I woke up around six this morning to the sound of a passing train. The track is a good ways away from our house and is of the lesser active ones in town, so I haven't gotten used to the rumble yet. I can sleep through thunderstorms, Fort Hood drills, and tornado sirens, but not trains. A long time after it passed, I was still listening to the distant whistle and fading roll. The week I spent in NYC with friends in Brooklyn became a bit of a joke. We were all sleeping in the living room and every time the subway went by (very often even on night schedules), I would lie awake, unable to ignore the passing train. By the end of our week, I had the times down and made a point to wake my friends to let them know they missed the train each time. They were from the area and never even noticed the rumble of the subway anymore. I became our walking train schedule. (I sucked at catching buses and cabs) (And learned that our stop was Jay Street and not "J")
Trains have captured my attention. It's not necessarily that I like them, though I'm not (usually) terrified of them. I suppose it's just their sheer power seems to be unstoppable. Who argues with a train? Even still, each time I hear one, I revisit a certain day from roughly two decades ago.
My mom is an avid bird watcher. I remember spending many weekends in the car as we made some unreal trek to see a rare or unusual bird. To this day, I have no idea where she would hear about these sightings, but I think it's safe to say she never missed a single one. I'm not complaining. Every trip offered its own adventure, and we always went as a family, the five of us. Us kids knew the drill; you have to be extra quiet, walk carefully, and keep your eyes open. I never found it easy to pick the one Ross Gull out of flocks of countless gulls. I would try and try to spot it, but I was usually the last to see, or simply nodded that I spied it so we could move on to the next challenge.
This particular day was spent on a hike along the Mississippi just south of St. Louis. I don't remember if it was late spring or early fall, but the morning was very cool and I started out with a heavy sweater that ended up tied around my waist before lunch. Mom had found out about a nesting site of bald eagles we watched grow from clumsy brown fledglings. There was a law (I could be wrong) about how close you could get to the eagles, I think since they were protected, so new sightings were always exciting. This one was reported behind a farmer's field where it backed up to the river. The only access (other than tromping through the guy's crop) was to follow the train tracks from a crossing south of it.
So we did. We set out on the given path walking between the river bank and the tracks. It wasn't long before we climbed over the tracks and stuck to the tree line to avoid boot-sucking mud. My dad and sister took turns balancing on the rails while my mom and brother kept closer to the trees. I traced the ditch between the tracks and the tree line with my eyes glued to the ground in front of me, determined to find a box turtle. I pointed out deer, raccoon, and opossum tracks more than watched for birds. Toads and salamanders kept my attention just fine.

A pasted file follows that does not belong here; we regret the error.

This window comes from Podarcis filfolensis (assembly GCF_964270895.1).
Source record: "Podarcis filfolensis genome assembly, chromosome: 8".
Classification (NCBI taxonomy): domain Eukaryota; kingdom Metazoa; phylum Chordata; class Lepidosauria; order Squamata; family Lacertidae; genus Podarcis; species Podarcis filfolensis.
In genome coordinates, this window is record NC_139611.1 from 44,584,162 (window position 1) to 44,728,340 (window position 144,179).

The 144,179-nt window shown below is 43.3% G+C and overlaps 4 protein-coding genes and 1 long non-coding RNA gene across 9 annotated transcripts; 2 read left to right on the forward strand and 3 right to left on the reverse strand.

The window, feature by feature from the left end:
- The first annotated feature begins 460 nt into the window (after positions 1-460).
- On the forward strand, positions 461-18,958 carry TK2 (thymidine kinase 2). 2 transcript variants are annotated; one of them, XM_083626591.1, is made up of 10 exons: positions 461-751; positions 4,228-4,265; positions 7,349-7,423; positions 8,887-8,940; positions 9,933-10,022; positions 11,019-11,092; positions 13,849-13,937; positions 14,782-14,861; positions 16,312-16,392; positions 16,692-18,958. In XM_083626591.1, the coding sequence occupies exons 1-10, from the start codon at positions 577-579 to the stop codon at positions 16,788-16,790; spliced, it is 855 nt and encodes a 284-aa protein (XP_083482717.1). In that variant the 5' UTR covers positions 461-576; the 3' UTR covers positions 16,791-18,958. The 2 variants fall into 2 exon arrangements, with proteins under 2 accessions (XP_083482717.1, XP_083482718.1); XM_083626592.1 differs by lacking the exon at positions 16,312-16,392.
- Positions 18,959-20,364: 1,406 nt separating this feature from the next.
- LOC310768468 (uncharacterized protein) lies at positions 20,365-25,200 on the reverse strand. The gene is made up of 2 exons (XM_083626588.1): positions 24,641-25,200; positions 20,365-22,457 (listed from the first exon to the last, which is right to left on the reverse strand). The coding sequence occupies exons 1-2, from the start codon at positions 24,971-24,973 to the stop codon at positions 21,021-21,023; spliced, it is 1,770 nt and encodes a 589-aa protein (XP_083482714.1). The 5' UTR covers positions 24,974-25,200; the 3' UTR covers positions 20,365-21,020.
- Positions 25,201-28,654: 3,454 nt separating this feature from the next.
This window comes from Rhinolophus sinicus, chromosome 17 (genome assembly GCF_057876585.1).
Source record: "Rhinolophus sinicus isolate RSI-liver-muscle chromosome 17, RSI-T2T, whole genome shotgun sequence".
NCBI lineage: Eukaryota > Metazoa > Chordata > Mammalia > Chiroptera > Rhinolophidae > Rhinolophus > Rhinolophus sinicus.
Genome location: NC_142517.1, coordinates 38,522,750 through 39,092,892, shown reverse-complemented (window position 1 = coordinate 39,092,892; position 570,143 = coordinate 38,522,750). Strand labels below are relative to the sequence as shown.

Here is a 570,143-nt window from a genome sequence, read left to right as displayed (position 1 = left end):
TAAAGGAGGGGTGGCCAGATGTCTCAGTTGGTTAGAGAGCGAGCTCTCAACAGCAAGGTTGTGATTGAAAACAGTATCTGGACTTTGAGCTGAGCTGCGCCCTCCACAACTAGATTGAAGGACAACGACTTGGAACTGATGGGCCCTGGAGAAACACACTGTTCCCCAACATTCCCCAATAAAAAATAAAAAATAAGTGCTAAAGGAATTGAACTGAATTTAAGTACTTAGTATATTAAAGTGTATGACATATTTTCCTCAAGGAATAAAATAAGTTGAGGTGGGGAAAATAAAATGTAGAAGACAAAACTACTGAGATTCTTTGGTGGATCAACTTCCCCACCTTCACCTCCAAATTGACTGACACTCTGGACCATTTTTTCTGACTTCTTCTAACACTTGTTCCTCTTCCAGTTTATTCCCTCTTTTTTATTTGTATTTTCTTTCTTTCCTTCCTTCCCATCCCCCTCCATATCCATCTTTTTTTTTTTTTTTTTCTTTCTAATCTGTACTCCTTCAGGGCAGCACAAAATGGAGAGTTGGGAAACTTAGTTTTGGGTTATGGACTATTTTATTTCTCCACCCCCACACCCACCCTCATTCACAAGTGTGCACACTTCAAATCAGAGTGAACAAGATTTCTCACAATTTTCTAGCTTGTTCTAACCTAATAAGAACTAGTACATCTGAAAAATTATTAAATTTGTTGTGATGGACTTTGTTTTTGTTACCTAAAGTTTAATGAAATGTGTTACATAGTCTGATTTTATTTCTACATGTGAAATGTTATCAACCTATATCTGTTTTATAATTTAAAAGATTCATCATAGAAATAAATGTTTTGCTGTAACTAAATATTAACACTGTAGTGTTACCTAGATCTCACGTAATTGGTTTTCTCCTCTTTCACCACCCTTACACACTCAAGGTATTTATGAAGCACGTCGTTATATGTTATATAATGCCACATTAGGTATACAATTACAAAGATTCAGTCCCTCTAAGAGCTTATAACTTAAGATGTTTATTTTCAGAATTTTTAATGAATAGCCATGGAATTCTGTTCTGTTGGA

The trees were full around us and the Mississippi was rolling near by. The five of us walked along as silently as we could. We were coming up on the recommended area to watch for the eagles when a train caught us off guard, seeming to come out of nowhere, and sent us scrambling for the tree line. I will never be able to relate the absurdity of a loaded cargo train sneaking up on us in the middle of nowhere.
Once we clustered along a group of logs, we could only look at each other and the train and be glad we heard it when we did. Trains are loud. They are more than loud, but thunderous. How could this one be right on top of us before we knew it was coming? How can you miss a train!?! Apparently, you can.
At first, it was obvious we were all shocked and surprised, then it grew more embarrassing as we realized it just happened. We figured the mighty Mississippi and the windblown trees around us disguised the coming train. We were soon back on our way with a bit more respect for the tracks we followed.
By the end of the day, we were able to see the reported bald eagles and watched them snatch fish out of the river with ease. I never found a turtle, but had a pocket full of river-smoothed rocks and a good count of the passing barges. Two more trains came down the tracks before we got back to the car. These didn't sneak up on us quite as much. We had several false alarms, but were eventually able to tell when one was barreling toward us. We even had enough time before one of them to each put a penny on the train tracks before it was too close. (I lost my penny in this last move)
We were soon sitting at Ted Drew's Frozen Custard laughing about how insane we must have sounded to tell about a train sneaking up on us. We had a new respect for the tracks. I already had a healthy fear of the Mississippi, but train tracks didn't mean much to me until then.
To this day I am still awed by the speed and size of that train. They are a common sight around here, and this area has more unmarked crossings than marked ones. Reports come every year about some one getting hit while walking on the tracks, or a car not getting out of the way fast enough, and I am reminded about that day. The movie "Stand By Me" has always struck a chord with me. My husbands sits next to me a swears it is impossible for a coming train to go unnoticed. While I'm reliving that crazy encounter, he is going on about how if a person gets hit by a train, it's their own careless fault. I believe otherwise. I think it's safe to say that all five of us learned that day of how possible it actually is. Trains have embodied an indomitable power in my mind since.